Bedouin child from Khan al-Ahmar holds poster of German Chancellor Angela Merkel and Palestinian flags infront of the German representative office, in the West Bank city of Ramallah, Wednesday, Oct. 3, 2018. The children are pleading with Merkel to pressure Israel to halt demolition plans for the encampment outside an Israeli settlement east of Jerusalem. Arabic on the poster reads, "save Khan al-Ahmar" and "save our school." (AP Photo/Nasser Nasser)

Merkel in Israel to promote tight ties, as differences loom

October 03, 2018 - 1:39 pm

JERUSALEM (AP) — German Chancellor Angela Merkel arrived in Israel on Wednesday for the latest in a series of joint government consultations highlighting the countries' close bond seven decades after the Holocaust, even as recent developments have tested the tight ties.

Her two-day visit is expected to focus on bilateral economic issues, with an emphasis on innovation, technology and development projects. But looming in the background will be sharp differences in Israeli and German policies toward Iran and the Palestinians.

Merkel, who is accompanied by much of her Cabinet, a large business delegation and her new czar for combatting anti-Semitism, will visit Israel's Yad Vashem Holocaust memorial and receive an honorary doctorate from Haifa University. It's the seventh such joint government meeting since Israel and Germany established the tradition a decade ago.

Merkel headed to Jerusalem shortly after landing for dinner with Israeli Prime Minister Benjamin Netanyahu.

Germany is Israel's largest trading partner in Europe and for the past few decades has been perhaps its strongest ally. Israel was established three years after the end of World War II, and the German government has paid billions in reparations to Holocaust survivors and positioned itself as a leader in combatting anti-Semitism.

But differences have been exacerbated following the election of U.S. President Donald Trump.

Netanyahu has been one of Trump's staunchest international supporters, lauding him for pulling out of the Iranian nuclear deal that Merkel and other world leaders helped negotiate in 2015. Netanyahu says the deal, which curbed Iran's nuclear program, does not include enough safeguards to prevent the Islamic Republic from developing a nuclear weapons capability.

Trump also has largely refrained from criticizing Israeli settlement activity in the West Bank — a frequent European complaint — recognized Jerusalem as its capital and moved the U.S. embassy there. He also has cut funding to the Palestinians and fully pinned the blame for stalled Mideast peace talks on them.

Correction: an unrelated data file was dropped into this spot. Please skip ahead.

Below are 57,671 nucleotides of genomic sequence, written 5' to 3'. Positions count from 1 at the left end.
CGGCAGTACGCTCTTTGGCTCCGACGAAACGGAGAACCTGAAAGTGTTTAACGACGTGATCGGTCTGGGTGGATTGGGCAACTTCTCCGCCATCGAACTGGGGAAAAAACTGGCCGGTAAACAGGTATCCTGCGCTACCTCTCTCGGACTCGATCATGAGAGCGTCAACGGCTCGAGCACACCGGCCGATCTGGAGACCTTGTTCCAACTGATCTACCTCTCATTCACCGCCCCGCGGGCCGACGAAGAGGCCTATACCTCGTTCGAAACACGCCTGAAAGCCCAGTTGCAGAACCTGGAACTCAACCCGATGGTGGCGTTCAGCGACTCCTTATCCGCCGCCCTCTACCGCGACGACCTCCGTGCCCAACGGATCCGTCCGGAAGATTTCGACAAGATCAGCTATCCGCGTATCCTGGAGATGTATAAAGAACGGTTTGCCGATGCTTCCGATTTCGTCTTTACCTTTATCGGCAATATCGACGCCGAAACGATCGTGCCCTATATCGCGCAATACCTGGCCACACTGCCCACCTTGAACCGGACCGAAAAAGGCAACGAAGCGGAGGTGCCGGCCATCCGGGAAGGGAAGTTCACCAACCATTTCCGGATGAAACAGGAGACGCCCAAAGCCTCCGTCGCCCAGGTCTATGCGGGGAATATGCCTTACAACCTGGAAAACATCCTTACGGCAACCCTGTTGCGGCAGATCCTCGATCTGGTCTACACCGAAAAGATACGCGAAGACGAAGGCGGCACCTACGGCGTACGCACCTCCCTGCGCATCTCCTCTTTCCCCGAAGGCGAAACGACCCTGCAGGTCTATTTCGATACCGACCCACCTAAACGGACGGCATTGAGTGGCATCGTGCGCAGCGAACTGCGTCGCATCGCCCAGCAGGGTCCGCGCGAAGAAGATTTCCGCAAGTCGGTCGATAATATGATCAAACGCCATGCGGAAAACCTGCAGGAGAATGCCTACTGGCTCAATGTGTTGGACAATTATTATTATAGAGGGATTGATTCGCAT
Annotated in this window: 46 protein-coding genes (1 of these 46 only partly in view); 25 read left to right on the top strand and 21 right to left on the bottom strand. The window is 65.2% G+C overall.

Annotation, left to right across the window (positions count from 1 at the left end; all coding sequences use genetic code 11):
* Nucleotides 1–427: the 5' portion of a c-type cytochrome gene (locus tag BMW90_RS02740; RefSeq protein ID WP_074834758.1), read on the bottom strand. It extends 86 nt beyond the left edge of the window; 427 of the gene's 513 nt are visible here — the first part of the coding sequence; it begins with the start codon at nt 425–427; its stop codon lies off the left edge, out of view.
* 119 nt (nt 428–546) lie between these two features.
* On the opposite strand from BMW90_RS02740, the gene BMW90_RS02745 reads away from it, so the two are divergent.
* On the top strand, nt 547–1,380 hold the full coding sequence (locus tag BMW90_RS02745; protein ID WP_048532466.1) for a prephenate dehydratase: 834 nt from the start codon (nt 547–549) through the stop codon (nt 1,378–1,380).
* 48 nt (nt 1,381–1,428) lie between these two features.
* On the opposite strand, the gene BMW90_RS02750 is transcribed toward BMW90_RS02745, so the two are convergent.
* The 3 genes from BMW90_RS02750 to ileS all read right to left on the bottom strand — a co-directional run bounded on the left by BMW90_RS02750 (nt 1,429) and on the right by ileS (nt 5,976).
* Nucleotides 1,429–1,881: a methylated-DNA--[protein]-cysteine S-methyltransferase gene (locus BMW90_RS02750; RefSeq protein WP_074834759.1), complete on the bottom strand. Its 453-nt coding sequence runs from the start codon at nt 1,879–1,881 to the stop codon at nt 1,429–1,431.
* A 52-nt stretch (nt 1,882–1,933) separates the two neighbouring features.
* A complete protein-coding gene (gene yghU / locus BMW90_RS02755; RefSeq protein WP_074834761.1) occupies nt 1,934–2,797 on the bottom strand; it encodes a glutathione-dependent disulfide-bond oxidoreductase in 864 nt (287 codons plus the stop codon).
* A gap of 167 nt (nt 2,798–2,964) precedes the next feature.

Netanyahu's rapport with Merkel has been cordial and even cool at times. Merkel has continued to champion the traditional approach to peacemaking, calling for the establishment of a Palestinian state and for Israel to refrain from unilateral steps to undermine its prospect. Germany, for instance, has been among the European countries calling on Israel to refrain from carrying out its plans to demolish a West Bank hamlet it says was illegally built.

Israel has offered to resettle the 180 Bedouin Palestinian residents of the Khan al-Ahmar encampment a few miles (kilometers) away. But Palestinians and their European backers say the demolition is aimed at displacing Palestinians in favor of settlement expansion and would deal a devastating blow to hopes for Palestinian statehood.

Israel's Supreme Court recently rejected a final appeal against the plans and residents are bracing for the move any day. Israeli forces are unlikely to carry it out though during Merkel's brief stay for fear of sparking a crisis.

Regardless, Israeli officials say they don't expect that issue — or Merkel's long held preference to maintain the Iran deal — to overshadow the visit, which is expected to bring about new economic agreements, the creation of a formal youth exchange and a renewed commitment to combating anti-Semitism, after Israel raised alarm over several recent cases in Germany.

Shimon Stein, a former Israeli ambassador to Germany, said that despite the Israeli government's growing alliances with several eastern European countries in the battle against radical Islam, Germany remains its strongest and most significant European backer.

"These routine consultations have created a symbolism for the relationship that should not be overlooked," he said. "Germany doesn't always see eye to eye with Israel ... but it is the leading supporter of Israel as a Jewish and democratic state."

The two countries established diplomatic ties in 1965, after which Germany began paying reparations for the Nazi-led Holocaust in which 6 million Jews were murdered.

The first joint consultation was in March 2008, when Merkel and her Cabinet arrived to mark the 60th anniversary of Israel's independence. During that three-day visit, Merkel addressed the Israeli parliament, in German, and expressed shame over the Holocaust. The 20-minute speech earned Merkel a standing ovation.

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